Allies against cancer
Relay for Life celebrates American Cancer Society’s 100th Anniversary
by Al Sullivan
Reporter senior staff writer
May 15, 2013 | 5290 views | 0 0 comments | 97 97 recommendations | email to a friend | print
MAKING A DIFFERENCE – Relay for Life is a yearly ritual, raising funds to fight cancer while remembering those who have passed on and those who have survived.
MAKING A DIFFERENCE – Relay for Life is a yearly ritual, raising funds to fight cancer while remembering those who have passed on and those who have survived.
The American Cancer Society’s Relay for Life of Bayonne will be taking place on June 7, 2013, at Don Ahern Veterans Stadium in Bayonne.

Relay for Life is an overnight fundraising event to increase awareness and funding for cancer research. An evening of progress and hope, Relay for Life celebrates survivors, remembers loved ones lost, and helps in the fight against cancer. It is open to teams and volunteers from all towns. Teams camp out and take turns walking around a track all night, making the statement that cancer never sleeps, so neither will those who are pledged to fight it.

The 2013 Relay for Life of Bayonne is being dedicated to Terri Coleman, a local Bayonne cancer survivor. The Luminaria ceremony is being dedicated to Chuck Singer, a member of the Parks Department, who died of cancer last year.

Today, two out of three people diagnosed with cancer survive for at least five years, according to the American Cancer Society.

Since about 2005 in Hudson County, the yearly average of people diagnosed with cancer has been just under 1,000. Cancer accounts for slightly less than 500 deaths per year here, a significant decline from several decades ago when a diagnosis was often a death sentence.

Cancer consists of a group of diseases defined by the uncontrolled growth and spread of abnormal cells.

According to Chrissy Andrascik, director of special events at the American Cancer Society, during the last century, the society has led the way in saving lives and creating more birthdays.

“In fact, more than 400 people a day in the U.S. are celebrating birthdays that would have otherwise been lost to the disease,” she said. “We’ve contributed to a 20-percent decline in cancer death rates in the U.S. since the early 1990s. That means we’ve helped save nearly 1.2 million lives during that time. We’ve played a role in nearly every cancer-research breakthrough in recent history. Our work has helped lead to a 50-percent drop in smoking since the 1960s, which has contributed to a drop in overall lung-cancer death rates.”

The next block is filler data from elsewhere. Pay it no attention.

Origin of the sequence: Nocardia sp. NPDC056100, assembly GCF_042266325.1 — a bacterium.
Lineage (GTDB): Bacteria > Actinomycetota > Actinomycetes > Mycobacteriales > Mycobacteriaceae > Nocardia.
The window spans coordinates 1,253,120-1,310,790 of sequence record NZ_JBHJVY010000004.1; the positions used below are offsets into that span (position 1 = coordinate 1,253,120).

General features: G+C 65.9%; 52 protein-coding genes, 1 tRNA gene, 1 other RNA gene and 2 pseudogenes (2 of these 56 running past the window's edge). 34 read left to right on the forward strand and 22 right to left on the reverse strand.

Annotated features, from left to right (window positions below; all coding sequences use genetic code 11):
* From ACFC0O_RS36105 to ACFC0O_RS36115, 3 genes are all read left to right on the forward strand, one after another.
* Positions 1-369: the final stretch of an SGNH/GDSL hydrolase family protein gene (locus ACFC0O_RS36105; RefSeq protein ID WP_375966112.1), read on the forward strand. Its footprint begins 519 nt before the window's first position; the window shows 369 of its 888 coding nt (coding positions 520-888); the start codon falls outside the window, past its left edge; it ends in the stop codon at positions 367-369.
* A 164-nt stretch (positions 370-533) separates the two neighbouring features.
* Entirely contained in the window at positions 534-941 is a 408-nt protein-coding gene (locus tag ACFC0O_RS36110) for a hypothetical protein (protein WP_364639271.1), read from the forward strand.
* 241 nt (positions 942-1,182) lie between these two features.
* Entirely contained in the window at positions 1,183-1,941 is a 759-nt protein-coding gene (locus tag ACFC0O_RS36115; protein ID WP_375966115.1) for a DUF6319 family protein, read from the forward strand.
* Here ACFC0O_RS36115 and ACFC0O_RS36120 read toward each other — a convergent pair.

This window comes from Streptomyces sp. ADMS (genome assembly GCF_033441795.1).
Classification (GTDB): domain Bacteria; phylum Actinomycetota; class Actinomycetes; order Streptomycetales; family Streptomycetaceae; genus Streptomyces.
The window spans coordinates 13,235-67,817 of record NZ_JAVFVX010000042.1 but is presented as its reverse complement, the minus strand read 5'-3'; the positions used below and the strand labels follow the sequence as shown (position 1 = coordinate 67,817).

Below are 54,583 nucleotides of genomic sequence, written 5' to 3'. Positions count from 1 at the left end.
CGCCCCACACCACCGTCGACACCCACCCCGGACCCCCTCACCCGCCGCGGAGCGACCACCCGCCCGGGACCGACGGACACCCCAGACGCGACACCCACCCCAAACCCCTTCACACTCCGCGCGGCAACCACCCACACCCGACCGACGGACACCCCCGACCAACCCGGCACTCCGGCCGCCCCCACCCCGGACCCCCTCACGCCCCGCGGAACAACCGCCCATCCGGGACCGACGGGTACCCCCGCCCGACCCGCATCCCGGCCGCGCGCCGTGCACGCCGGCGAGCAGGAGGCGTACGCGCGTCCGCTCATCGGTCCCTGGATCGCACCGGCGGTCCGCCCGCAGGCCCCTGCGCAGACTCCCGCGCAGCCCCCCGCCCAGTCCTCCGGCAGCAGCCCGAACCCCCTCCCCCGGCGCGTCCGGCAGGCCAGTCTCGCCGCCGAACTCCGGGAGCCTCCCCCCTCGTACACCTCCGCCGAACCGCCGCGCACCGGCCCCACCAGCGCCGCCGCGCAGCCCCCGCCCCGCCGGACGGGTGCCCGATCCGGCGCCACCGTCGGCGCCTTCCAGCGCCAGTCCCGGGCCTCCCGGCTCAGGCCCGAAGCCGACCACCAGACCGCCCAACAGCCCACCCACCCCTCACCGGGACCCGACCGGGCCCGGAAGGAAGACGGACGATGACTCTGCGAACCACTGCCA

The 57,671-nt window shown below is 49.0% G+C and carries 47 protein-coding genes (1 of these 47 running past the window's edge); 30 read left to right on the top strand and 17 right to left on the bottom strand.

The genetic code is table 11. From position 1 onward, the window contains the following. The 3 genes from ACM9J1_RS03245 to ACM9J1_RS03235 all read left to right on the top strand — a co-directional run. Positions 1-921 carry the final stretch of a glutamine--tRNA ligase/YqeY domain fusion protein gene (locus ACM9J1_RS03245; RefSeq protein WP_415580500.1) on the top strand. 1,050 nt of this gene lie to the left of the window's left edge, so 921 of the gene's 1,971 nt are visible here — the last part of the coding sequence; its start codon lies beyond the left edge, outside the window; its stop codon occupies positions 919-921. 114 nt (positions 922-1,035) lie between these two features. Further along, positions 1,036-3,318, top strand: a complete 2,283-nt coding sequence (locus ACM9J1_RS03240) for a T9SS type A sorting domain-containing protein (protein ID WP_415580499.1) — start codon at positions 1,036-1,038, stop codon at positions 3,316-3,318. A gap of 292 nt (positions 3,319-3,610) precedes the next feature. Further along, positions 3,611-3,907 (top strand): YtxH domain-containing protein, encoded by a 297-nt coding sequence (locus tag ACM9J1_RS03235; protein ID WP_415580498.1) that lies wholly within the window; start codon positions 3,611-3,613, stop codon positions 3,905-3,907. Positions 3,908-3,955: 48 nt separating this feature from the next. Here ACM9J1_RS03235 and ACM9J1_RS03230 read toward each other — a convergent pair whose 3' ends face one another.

The National Cancer Institute estimates that nearly 12 million Americans, who had a history of cancer dating back to January 2008, were still alive in 2012. Some were cancer free, while others still had evidence of cancer and may have been undergoing treatment.

More than 1.6 million new cases are diagnosed nationally each year. Of those cancer sufferers, slightly less than 600,000 are expected to die during the same time frame.

But many more people are surviving. Between 2001 and 2007, 67 percent of cancer patients survived, up from 49 percent from 1975 to 1977.

Much of this success is due to research and the money raised by groups to fund that research. A significant part of that fundraising in Bayonne and in Hudson County has come via the Relay for Life events.

While the event is run by the American Cancer Society, each locale has its own committee that works on various aspects of the event. Bayonne, which originally held the event at Roosevelt Stadium in Jersey City, began its own Relay for Life about five years ago.

Relay groups traditionally gather in a number of communities in Hudson County, including Bayonne, Hoboken, Jersey City, Secaucus, and Union City.


“More than 400 people a day in the U.S. are celebrating birthdays that would have otherwise been lost to the disease.”—Chrissy Andrascik


Anyone can organize a team of walkers, who then goes out and raises money through a variety of means, sometimes holding dine-around events with local eateries. They make signs for sponsors, sell Luminaria bags, and collect donations through the website listed below in support of a particular team.

Both residents and businesses in Bayonne have embraced the event. They are eager to be part of the American Cancer Society’s 100 birthday on May 22 this year, celebrating 100 years of helping people get well, stay well, find cures, and fight back. In honor of this milestone, the Relay for Life of Bayonne wants to make this its best year ever. As announced at the kickoff celebration earlier in the year, it needs to make this year its best ever because every day people are hearing the words, “You have cancer.” People in Hudson County, people in the Bayonne community, are calling on them for help.

“We know from 100 years of saving lives that silence won’t finish this fight—only action will,” said Andrascik. “Our 100th birthday gives us all the opportunity to be as loud and active as possible in the battle to end cancer. Let’s make noise by continuing to ensure lifesaving cancer research gets funded. Let’s get loud by making sure people facing cancer have the help they need, like a free place to stay during treatment and a ride to get there. Let’s amplify our efforts to keep fighting for everyone to have access to quality healthcare, lifesaving screenings, clean air, and more. We can’t do this alone. To get loud, we need everyone in every community to join us today. Now is the time to finish the fight. Make some noise by taking action now.”

You can register for the 2013 Relay for Life of Bayonne by visiting and clicking on “Sign up.”

For information about getting involved with Relay for Life of Bayonne, contact Director of Special Events at the American Cancer Society, Chrissy Andrascik at (973) 232-2573 or email

Al Sullivan may be reached at

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